In a move to help make journalism as practiced in the Philippines more sensitive to the lesbian, gay, bisexual and transgender (LGBT) community, Outrage Magazine has launched the Pink Ink.
Pink Ink is in line with the #HateWatchPH, which aims to: 1) document LGBT-related hate crimes happening in the Philippines, and 2) empower LGBT people to report, and/or do something when such crimes happen; and 3) form partnerships with like-minded organizations to eradicate – not just curb – LGBT-related hate crimes. It has numerous components as it attempts to help develop would-be journalists while they are still in campuses, and provide support to already professional media practitioners.
“We are aware of the continuing challenge faced by the LGBT community in engaging the media – whether to give us coverage, to begin with; or to provide us respectful coverage, if they choose to cover our issues at all,” said Michael David dela Cruz Tan, publishing editor of Outrage Magazine. However, “instead of only lamenting, we are opting to be more proactive in our attempt to engage the media. We believe that if we can help them see where we’re coming from, (and) if we can provide them with tools they can use to better engage with us, then we will be able to form good partnerships.”
STARTING ‘EM YOUNG
One of the components of Pink Ink is the provision of trainings in educational institutions (including student journalists, student leaders and journalism students) for them to start reporting on LGBT-related issues. Tan said that “proper documentation continues to be scant, but we know of cases wherein LGBT students encounter discriminatory practices that affect their access to education – e.g. transgender women being forced to wear male uniforms or risk expulsion; gay students mandated to go through ‘masculinity tests’ to prove their manhood; and bullying that could lead to suicide or at least suicide ideation.”
“If even early on student journalists can already report on these issues, then we’re on the right track in developing them to become more aware professional media practitioners,” Tan said.
Already, students from the Pangasinan State University (PSU) in Lingayen, Pangasinan underwent the Pink Ink workshop, with the support of PSU VP for finance, Atty. Jellie Molino.
More Pink Ink workshops are being planned for other schools all over the Philippines.*
Another component of Pink Ink eyes to get mainstream media involved via consultations with editorial policy makers. This is supported by the development of a stylebook that mainstream journalists may be able to use when covering LGBT-related issues.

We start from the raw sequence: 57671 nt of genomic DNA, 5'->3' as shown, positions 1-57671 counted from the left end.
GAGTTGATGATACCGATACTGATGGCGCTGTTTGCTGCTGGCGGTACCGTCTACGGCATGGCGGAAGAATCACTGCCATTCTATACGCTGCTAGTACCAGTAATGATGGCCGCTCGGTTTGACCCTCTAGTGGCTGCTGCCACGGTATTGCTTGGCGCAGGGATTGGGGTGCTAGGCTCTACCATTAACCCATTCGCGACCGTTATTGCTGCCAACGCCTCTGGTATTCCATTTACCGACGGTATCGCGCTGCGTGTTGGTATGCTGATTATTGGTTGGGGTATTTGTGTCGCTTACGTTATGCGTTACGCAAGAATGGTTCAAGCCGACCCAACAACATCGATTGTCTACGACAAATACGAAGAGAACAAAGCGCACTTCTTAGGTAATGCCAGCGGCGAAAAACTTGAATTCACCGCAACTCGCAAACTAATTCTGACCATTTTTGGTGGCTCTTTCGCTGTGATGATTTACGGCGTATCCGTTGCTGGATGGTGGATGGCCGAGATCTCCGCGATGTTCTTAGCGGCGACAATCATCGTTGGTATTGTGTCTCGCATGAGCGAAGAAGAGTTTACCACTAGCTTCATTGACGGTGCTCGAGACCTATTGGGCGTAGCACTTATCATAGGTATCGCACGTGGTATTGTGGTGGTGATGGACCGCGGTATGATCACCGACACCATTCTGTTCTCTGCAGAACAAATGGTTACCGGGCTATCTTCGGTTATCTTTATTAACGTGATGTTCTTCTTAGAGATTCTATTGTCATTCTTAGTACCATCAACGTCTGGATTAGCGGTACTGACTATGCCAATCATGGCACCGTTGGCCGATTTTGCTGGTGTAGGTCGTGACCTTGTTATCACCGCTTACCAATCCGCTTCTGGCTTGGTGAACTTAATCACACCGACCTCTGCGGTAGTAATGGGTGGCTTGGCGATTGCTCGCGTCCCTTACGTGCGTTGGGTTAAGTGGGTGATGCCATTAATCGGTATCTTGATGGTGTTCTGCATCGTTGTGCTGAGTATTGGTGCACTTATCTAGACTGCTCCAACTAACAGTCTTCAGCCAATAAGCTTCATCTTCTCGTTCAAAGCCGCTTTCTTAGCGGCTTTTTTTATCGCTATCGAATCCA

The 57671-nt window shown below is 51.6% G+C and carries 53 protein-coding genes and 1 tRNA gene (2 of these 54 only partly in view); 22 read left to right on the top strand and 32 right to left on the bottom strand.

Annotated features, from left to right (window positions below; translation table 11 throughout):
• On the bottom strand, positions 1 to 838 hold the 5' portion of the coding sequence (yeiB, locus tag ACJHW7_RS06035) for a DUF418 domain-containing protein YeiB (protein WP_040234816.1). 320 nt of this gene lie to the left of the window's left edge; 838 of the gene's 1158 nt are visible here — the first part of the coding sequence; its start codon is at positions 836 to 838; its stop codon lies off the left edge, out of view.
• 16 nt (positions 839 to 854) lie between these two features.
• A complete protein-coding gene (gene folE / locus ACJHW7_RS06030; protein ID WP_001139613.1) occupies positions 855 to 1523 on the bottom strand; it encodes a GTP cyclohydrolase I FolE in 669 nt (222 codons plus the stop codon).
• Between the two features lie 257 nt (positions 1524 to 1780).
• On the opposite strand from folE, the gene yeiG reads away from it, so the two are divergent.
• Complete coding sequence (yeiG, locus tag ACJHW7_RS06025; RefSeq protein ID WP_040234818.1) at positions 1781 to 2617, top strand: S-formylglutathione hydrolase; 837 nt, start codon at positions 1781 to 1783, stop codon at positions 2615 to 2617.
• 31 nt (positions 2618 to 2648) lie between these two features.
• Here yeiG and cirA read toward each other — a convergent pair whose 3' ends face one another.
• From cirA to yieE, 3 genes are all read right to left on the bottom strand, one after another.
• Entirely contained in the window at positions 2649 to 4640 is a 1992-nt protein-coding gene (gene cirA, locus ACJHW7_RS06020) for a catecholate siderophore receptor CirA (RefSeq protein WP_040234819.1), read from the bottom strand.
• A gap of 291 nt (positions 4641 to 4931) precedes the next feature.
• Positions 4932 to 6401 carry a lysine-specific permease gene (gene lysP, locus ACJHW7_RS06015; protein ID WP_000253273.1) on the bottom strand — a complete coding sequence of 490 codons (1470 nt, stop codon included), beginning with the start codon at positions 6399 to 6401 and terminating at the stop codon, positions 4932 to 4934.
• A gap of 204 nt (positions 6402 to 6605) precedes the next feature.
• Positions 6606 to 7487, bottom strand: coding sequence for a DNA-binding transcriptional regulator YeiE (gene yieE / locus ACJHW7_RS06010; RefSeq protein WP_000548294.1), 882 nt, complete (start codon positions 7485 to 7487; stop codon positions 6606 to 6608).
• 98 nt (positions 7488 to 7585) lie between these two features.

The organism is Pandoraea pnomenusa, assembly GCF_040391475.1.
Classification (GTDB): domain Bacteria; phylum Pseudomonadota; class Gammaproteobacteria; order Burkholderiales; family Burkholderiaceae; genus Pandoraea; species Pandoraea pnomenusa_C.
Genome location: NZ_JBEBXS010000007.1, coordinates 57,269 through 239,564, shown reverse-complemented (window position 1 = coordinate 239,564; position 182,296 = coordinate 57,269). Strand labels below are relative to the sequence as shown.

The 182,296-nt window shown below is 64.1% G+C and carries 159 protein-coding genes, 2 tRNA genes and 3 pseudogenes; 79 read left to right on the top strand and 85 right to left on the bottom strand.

“Lack of awareness about us is still apparent,” said John Ryan N. Mendoza, Outrage Magazine’s managing editor, who cited the case of Jennifer Laude, who continues to be cited by mainstream media as “Jeffrey ‘Jennifer’ Laude, instead of just ‘Jennifer Laude’. This may seem like a compromise, but is actually disrespectful of Jennifer’s self-identification, so that her suffering continues even after her death.”
Transwoman Laude was found dead allegedly in the hands of American Scott Pemberton; the case continues to be heard.
Yet another component of Pink Ink is the celebration of media practitioners who have been helping promote LGBT-related issues through the Bahaghari Media Awards.
Already, in 2013, five media personalities – Lea Salonga, Jessica Soho, Cheche Lazaro, Winnie Monsod, and Dr. Margie Holmes – were honored because of their incessant moves to better knowledge and awareness about LGBT Filipinos.
Earlier, at the launch of the Bahaghari Media Awards, Tan was quoted as saying that this move celebrates those who support the LGBT community, “hoping that others will follow suit.”
Outrage Magazine intends to continue recognizing people in the media who help promote LGBT issues in the Philippines.
MORE WORK TO BE DONE
Mendoza noted that “we still have a long way to go as far as empowering the media to report our issue appropriately. This is so unlike, say, the US, where the likes of GLAAD is able to monitor even the TV shows, and the portrayal of LGBT people in films,” he said. “But we believe that Pink Ink is a move in the right direction.”
As for Tan, considering that Outrage Magazine continues to be the only exclusively LGBT publication in the Philippines, it is but apt for it to be spearheading this effort. “We just hope that with Pink Ink we could somehow effect changes, particularly at this juncture in time when these changes are most needed as we strengthen our ranks in fighting for equal rights for LGBT Filipinos,” Tan ended.
*TO BRING ‘PINK INK’ TO YOUR CAMPUS, CONTACT (+63) 9157972229 OR (+63) 9287854244; OR EMAIL INFO@OUTRAGEMAG.COM.
One of Pink Ink‘s intentions is to inform student journalists and student leaders about LGBT issues so that, even early on, they can already start tackling LGBT-related discrimination, particularly as experienced in educational institutions.